PANDODAILY: When Eduardo Saverin was 13, his family discovered that his name had turned up on a list of victims to be kidnapped by Brazilian gangs. Saverin’s father was a wealthy businessman in São Paulo, and it was inevitable that he’d attract this kind of unwanted attention. Now the family had to make a permanent decision. They hastily arranged a move out of the country. And of all the places in the world they could move to, the Saverin family saw only one option. They took their talents to Miami. Would it be too much to say that America saved Eduardo Saverin? Probably. Maybe that’s just too overwrought. The Saverins were just another in a long line of immigrants who’d come to America for the opportunity it affords—the opportunity, among other things, to not have to worry that your child will be kidnapped just because you’ve become wealthy. Just because his parents moved here doesn’t mean Eduardo Saverin owes America anything, right? Yet if you study the trajectory of Saverin’s life—the path that took him from being an immigrant kid to a Harvard student to an instant billionaire to the subject of an Oscar-winning motion picture—it emerges as a uniquely American story. At just about every step between his landing in Miami and his becoming a co-founder of Facebook, you find American institutions and inventions playing a significant part in his success. Would Eduardo Saverin have been successful anywhere else? Maybe, but not as quickly, and not as spectacularly. It was only thanks to America—thanks to the American government’s direct and indirect investments in science and technology; thanks to the U.S. justice system; the relatively safe and fair investment climate made possible by that justice system; the education system that educated all of Facebook’s workers, and on and on—it was only thanks to all of this that you know anything at all about Eduardo Saverin today. MORE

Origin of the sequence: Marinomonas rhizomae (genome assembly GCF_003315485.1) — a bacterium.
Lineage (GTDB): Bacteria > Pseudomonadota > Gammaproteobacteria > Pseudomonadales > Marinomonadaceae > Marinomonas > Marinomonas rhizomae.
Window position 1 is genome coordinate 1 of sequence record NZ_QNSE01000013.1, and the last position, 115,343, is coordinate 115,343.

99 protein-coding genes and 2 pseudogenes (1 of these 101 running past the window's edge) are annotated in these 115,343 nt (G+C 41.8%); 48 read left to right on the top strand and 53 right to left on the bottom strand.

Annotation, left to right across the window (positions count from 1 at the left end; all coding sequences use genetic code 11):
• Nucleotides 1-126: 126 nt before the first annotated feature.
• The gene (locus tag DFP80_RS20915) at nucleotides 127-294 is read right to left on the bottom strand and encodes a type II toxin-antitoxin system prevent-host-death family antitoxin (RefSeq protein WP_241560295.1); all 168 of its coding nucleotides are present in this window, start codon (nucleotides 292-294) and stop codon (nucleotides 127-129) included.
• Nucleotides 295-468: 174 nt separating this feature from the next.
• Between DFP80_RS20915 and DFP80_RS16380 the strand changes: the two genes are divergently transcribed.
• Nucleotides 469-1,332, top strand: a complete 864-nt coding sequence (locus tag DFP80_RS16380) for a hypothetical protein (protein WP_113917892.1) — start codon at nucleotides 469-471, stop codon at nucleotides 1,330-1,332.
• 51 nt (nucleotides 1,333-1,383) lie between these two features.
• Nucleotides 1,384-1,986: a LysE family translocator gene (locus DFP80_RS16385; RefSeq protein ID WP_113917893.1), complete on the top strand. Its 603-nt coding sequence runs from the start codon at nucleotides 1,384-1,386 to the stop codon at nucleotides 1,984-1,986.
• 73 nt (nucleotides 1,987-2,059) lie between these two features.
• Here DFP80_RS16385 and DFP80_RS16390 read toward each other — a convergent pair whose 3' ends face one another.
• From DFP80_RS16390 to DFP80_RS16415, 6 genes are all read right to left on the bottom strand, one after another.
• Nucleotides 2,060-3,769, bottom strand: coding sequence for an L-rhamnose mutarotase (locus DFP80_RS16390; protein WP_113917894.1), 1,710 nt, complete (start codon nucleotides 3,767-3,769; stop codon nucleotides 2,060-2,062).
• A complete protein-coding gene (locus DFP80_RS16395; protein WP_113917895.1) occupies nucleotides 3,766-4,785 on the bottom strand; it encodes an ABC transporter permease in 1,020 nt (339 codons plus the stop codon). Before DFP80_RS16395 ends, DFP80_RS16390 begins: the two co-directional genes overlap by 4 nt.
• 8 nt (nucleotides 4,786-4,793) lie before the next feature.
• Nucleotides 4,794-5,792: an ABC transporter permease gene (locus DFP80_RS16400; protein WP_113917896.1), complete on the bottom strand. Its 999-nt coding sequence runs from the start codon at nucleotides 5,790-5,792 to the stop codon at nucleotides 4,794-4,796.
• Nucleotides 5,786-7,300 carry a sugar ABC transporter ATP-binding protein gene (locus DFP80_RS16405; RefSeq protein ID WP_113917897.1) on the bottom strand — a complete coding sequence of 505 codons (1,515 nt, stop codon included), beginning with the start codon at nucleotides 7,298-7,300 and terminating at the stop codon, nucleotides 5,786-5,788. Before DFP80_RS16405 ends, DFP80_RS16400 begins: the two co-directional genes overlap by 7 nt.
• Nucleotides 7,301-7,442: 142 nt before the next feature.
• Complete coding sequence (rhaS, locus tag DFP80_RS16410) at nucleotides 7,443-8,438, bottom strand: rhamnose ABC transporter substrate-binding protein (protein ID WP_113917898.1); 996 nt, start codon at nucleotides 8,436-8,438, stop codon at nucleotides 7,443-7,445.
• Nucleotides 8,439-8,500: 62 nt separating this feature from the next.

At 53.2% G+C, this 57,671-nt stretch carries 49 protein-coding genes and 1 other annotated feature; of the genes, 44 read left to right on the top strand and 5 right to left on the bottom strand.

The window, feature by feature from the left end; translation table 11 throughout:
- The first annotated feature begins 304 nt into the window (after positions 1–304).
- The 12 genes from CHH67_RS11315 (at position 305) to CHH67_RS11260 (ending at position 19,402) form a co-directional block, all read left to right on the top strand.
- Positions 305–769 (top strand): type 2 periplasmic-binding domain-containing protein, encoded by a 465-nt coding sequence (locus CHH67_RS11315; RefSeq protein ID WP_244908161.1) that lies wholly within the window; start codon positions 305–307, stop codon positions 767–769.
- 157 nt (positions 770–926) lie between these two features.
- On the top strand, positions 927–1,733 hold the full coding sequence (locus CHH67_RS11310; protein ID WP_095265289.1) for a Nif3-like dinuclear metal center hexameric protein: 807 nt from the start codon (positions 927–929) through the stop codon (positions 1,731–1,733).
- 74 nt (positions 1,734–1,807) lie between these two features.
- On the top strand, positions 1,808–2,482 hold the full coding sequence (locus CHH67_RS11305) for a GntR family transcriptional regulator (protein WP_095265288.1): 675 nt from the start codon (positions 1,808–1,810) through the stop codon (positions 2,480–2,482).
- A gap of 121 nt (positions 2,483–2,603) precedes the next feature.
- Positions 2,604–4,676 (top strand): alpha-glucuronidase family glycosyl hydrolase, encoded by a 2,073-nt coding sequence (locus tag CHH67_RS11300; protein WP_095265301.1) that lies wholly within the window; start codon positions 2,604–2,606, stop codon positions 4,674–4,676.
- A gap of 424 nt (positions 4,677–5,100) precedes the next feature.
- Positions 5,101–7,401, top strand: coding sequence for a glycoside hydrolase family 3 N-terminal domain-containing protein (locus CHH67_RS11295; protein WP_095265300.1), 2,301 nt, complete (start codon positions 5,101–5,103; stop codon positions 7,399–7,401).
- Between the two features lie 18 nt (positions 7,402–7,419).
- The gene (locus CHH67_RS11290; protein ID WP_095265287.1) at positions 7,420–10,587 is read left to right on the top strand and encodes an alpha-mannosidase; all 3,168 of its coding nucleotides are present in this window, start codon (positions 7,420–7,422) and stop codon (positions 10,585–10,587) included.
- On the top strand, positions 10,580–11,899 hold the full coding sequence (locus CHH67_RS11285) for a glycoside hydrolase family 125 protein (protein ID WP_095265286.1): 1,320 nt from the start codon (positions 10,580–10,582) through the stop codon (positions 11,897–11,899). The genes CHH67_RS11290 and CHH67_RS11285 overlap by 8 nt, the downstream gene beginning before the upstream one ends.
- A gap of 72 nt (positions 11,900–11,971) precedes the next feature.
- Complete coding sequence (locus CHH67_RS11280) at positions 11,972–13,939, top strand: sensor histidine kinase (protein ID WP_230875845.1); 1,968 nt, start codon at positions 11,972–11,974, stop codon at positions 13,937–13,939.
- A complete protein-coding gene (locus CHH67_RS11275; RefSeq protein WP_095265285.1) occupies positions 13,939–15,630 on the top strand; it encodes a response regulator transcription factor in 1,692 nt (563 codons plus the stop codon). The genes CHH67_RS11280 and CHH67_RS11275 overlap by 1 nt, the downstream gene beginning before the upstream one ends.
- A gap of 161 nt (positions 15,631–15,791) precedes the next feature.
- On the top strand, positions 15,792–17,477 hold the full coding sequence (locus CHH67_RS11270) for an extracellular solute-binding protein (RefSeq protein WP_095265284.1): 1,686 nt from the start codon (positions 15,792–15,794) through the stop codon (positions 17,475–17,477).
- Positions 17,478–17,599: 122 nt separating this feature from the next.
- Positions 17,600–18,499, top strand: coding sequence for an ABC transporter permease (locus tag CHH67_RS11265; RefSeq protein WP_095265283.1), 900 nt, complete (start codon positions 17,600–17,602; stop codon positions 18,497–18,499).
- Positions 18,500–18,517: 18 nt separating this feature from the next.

TALKING POINTS MEMO: New legislation announced Thursday aims to crack down on Americans who renounce their citizenship in order to avoid paying taxes. It would force them to pay a 30 percent tax on all future U.S. investments and prohibit them from ever setting foot in the country again. The “Ex-PATRIOT Act” was unveiled in the Capitol by Sens. Chuck Schumer (D-NY) and Bob Casey (D-PA), who made no secret that bill was inspired by Eduardo Saverin, the Facebook co-founder who is in the news after renouncing his U.S. citizenship just in time to avoid paying taxes on a large windfall, and relocating to Singapore, which does not levy capital gains taxes. “Eduardo Saverin wants to de-friend the United States of America just to avoid paying taxes and we aren’t going to let him get away with it,” Schumer said. “This is a great American success story gone horribly wrong.” “This guy thinks he can just rip us off by engaging in this scheme,” Casey said. “Mr. Saverin spits in the eye of the American people when he does this.” Under the bill, Americans who renounce citizenship and have a net worth of at least $2 million or an average 5-year income tax liability of $148,000 or more would be presumed to have done so to duck taxes, and would face a heavy burden to prove otherwise. Those found by the IRS to have renounced citizenship to avoid taxes would be subject to a 30 percent tax on future U.S. investments irrespective of where they live, Schumer said. MORE